That’s not a fair or productive assessment, say prominent state Republicans. “Kyrsten is clearly playing politics at this point in time,” says Arizona Republican Party Executive Director Brett Mecum. “Instead of getting common ideas passed, and coming up with solutions, she’s pointing fingers and doing the Chicken Little sky-is-falling routine.
“It’s disappointing. As a strong voice within [her] party, she should be finding common ground instead of sowing division.”
But Sinema isn’t the only Arizona Democrat pointing skyward. “Most of the Republicans who weren’t ideologically pure enough, they threw out,” says Cheuvront, who represented District 15 for eight years before ceding the seat to Sinema. “And those who did get elected will be afraid to work with the Democrats, for precisely that reason. That will be Kyrsten’s biggest challenge.”
The legislative lockout, if it happens, may actually burnish Sinema’s credentials as a strong, articulate voice of opposition. Perfectly at ease with her outsider-hood, Sinema – who was recently named one of America’s rising young political stars (“40 Under 40”) by TIME magazine – doesn’t see her LGBTQ affiliation as a potential roadblock in rising to higher office, even in conservative Arizona. “Nobody cares,” the currently single lawmaker says. “It’s because we’re Libertarian. It’s like, do whatever you want, just don’t tax me or take my guns.”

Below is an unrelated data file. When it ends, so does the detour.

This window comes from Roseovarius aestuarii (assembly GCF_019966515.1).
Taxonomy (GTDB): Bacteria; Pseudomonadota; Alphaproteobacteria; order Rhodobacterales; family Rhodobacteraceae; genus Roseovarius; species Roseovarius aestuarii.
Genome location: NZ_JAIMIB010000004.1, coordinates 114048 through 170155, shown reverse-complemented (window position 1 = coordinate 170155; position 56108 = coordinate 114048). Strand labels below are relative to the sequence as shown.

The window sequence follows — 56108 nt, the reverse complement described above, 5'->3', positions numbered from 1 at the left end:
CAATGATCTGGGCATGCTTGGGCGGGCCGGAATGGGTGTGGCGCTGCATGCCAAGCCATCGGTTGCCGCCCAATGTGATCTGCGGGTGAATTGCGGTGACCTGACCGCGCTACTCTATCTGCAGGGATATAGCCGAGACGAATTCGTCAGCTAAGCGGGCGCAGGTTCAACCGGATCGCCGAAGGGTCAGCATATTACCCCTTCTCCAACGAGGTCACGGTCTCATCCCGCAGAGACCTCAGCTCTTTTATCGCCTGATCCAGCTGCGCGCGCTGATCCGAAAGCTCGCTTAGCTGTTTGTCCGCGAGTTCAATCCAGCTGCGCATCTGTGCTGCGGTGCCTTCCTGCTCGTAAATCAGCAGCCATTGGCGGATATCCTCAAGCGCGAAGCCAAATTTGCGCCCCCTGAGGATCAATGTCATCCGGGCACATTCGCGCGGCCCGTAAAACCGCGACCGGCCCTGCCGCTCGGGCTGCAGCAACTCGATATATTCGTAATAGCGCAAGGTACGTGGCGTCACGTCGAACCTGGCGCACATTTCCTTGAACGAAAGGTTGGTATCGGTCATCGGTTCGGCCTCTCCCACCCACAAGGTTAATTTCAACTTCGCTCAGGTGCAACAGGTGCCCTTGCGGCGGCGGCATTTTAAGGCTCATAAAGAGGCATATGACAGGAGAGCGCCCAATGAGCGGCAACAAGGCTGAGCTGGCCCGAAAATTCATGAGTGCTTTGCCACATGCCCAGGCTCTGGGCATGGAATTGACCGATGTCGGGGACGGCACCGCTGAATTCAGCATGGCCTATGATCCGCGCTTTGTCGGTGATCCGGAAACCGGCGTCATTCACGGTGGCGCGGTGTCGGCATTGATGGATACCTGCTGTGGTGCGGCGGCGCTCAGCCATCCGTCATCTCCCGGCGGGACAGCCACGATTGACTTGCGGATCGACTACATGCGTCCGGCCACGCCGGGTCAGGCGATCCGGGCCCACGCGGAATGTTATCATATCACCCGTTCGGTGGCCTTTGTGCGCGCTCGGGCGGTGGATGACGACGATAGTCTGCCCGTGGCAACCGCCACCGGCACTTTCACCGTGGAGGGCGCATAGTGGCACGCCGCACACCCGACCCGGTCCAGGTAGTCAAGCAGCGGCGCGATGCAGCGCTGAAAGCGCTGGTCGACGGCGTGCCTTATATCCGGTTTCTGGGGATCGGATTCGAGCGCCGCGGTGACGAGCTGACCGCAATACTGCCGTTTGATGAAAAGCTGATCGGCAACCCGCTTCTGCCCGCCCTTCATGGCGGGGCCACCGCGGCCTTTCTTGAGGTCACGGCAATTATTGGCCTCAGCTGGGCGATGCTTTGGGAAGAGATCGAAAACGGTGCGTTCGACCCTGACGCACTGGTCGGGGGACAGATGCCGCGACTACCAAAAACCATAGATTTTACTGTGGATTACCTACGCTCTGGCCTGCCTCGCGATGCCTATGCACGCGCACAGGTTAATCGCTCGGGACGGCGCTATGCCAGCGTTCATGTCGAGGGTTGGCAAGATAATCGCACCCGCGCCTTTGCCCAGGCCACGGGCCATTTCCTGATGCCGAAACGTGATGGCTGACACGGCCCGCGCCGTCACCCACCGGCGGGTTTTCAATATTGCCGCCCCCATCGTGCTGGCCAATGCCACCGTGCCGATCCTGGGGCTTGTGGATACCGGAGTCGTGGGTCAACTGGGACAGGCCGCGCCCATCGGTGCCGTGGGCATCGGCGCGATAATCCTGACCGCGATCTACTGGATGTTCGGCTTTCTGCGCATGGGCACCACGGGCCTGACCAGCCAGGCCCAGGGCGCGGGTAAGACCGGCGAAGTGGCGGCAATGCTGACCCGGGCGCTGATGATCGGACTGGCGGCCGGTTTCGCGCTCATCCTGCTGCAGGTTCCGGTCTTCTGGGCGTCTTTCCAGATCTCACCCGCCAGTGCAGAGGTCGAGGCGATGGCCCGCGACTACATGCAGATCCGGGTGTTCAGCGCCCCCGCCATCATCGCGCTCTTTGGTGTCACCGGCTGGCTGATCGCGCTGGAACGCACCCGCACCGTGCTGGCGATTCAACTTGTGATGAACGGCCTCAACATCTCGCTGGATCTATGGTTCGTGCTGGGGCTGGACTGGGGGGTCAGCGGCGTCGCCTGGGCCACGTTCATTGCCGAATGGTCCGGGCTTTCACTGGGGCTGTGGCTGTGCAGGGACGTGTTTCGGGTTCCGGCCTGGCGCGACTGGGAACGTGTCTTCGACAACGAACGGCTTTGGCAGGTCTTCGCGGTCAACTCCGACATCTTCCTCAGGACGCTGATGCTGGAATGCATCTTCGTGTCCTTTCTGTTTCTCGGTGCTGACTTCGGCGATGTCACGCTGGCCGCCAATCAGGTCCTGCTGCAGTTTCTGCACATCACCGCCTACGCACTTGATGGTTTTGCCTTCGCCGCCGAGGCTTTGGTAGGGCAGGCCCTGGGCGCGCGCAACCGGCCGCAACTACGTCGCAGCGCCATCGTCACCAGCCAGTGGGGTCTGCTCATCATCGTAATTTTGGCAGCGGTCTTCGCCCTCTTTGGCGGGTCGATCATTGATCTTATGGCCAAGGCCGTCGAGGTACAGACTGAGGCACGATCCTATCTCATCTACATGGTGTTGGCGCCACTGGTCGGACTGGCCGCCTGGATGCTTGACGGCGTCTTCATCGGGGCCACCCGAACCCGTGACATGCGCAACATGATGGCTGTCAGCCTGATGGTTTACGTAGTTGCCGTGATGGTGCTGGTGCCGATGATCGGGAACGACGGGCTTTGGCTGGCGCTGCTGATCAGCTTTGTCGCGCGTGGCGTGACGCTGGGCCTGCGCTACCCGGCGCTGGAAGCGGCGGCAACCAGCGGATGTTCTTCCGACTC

Even Mecum, who helped guide the Arizona GOP’s Tea Party windfall, is bullish on Sinema’s political future – to an extent.
“She represents a very heavily Democratic district,” he says. “Could [those voters] take her to Congress? Absolutely. But do I see her as a U.S. Senator, or in a statewide office? Not at all. I don’t think the majority of Arizonans relate to her values.”
Sinema – whose legislative “best of” includes defeating anti-gay-marriage Proposition 107 in 2006 and shaping Arizona’s current Darfur policy – hopes she can trade on amicable relationships with key Republicans. She speaks highly of Eddie Farnsworth and Andy Biggs, two staunch Gilbert Republicans. But she knows that kind words will frequently fail her in a filibuster-proof Senate. She admitted as much in a recent text-message to Biggs. “I told him that I wouldn’t be in the building very much,” she recalls, half-jokingly. “I’d be the one outside holding press conferences.”